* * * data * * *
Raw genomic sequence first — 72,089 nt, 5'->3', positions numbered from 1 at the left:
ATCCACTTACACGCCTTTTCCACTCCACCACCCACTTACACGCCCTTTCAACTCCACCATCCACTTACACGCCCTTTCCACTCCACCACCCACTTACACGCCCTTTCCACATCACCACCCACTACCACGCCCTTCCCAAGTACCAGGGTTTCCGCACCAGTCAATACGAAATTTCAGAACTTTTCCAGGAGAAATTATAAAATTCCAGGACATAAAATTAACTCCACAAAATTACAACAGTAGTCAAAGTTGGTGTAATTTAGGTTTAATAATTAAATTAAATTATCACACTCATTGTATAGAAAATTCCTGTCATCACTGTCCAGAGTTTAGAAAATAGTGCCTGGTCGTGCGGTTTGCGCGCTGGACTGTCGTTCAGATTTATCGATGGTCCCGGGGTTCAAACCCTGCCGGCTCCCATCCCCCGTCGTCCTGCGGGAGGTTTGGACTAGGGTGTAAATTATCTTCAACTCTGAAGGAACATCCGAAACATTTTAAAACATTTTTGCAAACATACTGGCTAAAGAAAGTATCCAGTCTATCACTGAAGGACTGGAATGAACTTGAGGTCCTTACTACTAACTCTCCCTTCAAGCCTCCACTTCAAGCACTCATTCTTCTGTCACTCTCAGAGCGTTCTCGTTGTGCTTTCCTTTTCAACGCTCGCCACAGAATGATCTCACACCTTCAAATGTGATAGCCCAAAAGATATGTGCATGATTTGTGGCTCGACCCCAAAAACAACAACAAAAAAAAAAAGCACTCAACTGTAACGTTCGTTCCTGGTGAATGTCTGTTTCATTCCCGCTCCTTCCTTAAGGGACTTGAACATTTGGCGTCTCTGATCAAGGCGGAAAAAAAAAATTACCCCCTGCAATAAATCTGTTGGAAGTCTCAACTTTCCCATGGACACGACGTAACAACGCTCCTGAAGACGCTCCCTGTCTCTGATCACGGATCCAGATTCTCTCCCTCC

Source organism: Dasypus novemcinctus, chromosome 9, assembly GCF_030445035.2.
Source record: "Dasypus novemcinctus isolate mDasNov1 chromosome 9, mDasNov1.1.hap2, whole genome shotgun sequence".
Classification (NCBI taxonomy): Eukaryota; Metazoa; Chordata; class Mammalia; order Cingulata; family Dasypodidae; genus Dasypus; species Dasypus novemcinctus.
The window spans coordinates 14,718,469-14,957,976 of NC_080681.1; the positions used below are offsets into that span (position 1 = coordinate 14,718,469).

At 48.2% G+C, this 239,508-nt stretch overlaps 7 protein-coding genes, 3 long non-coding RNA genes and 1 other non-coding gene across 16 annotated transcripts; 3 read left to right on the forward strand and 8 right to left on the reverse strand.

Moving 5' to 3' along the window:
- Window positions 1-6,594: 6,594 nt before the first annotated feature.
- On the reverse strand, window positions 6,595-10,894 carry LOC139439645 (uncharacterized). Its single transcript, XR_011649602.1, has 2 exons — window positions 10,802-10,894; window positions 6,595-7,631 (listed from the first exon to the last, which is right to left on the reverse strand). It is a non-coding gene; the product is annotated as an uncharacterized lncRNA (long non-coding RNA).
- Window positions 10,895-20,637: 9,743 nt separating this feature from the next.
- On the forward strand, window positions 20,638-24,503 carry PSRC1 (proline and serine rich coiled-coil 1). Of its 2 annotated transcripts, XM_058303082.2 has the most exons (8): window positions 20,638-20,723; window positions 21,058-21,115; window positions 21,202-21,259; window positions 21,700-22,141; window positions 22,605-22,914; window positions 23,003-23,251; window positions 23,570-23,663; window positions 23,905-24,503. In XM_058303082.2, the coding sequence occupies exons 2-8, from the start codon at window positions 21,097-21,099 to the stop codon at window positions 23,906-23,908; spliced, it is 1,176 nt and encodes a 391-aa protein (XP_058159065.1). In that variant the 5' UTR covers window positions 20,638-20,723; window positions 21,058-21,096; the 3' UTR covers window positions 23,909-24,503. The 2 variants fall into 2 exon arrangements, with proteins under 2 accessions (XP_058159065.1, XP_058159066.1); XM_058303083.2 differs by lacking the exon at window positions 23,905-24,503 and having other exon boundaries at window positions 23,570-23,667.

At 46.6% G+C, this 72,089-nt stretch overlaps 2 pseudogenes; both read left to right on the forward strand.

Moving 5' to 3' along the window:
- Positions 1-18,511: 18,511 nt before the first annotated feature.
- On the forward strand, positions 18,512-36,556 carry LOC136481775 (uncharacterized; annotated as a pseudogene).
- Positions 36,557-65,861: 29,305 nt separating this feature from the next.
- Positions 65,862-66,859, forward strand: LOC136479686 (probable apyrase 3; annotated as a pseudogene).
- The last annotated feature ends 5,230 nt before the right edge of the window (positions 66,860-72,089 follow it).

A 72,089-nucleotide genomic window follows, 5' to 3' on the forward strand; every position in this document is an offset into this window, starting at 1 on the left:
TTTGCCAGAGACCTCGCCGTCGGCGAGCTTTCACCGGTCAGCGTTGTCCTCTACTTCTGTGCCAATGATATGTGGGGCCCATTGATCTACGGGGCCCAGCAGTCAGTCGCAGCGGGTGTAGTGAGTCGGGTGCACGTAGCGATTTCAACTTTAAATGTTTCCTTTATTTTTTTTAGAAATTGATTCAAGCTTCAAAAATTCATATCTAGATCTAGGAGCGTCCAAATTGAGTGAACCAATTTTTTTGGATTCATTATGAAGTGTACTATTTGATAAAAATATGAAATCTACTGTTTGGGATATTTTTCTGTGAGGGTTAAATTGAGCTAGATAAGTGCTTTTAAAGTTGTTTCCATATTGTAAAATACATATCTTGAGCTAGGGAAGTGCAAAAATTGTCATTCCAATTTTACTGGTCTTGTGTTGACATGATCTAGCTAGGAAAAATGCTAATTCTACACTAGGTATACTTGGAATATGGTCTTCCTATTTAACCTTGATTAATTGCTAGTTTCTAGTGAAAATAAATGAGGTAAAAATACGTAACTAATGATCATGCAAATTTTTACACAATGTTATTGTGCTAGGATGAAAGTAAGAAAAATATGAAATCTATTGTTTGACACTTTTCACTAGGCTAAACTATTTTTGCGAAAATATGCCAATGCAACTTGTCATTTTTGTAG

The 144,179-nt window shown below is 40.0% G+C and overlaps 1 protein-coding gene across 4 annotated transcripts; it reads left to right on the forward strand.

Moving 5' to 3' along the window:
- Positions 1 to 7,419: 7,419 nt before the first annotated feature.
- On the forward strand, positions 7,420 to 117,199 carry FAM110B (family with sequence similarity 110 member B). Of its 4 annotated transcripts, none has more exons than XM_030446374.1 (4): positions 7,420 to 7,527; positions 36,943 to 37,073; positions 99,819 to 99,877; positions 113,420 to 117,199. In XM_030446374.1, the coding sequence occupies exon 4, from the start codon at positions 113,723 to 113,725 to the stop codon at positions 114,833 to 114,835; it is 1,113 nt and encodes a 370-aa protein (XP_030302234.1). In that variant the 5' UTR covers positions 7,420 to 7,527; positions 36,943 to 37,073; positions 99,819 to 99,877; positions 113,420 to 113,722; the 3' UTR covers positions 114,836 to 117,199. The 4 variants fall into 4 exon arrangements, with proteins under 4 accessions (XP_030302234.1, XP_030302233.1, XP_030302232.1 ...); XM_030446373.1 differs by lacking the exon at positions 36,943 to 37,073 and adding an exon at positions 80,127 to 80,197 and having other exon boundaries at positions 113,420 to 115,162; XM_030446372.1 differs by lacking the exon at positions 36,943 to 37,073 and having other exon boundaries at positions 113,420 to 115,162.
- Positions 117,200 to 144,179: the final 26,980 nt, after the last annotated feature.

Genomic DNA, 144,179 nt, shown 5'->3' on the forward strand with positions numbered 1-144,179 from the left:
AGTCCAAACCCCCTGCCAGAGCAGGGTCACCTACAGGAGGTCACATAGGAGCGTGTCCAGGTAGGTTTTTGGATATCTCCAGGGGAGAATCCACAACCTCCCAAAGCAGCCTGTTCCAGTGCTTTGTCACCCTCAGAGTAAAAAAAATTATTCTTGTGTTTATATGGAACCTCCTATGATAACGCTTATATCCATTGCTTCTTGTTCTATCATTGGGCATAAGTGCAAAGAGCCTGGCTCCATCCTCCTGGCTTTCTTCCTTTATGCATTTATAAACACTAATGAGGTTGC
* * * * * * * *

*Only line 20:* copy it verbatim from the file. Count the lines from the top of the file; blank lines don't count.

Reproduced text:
A 72,089-nucleotide genomic window follows, 5' to 3' on the forward strand; every position in this document is an offset into this window, starting at 1 on the left: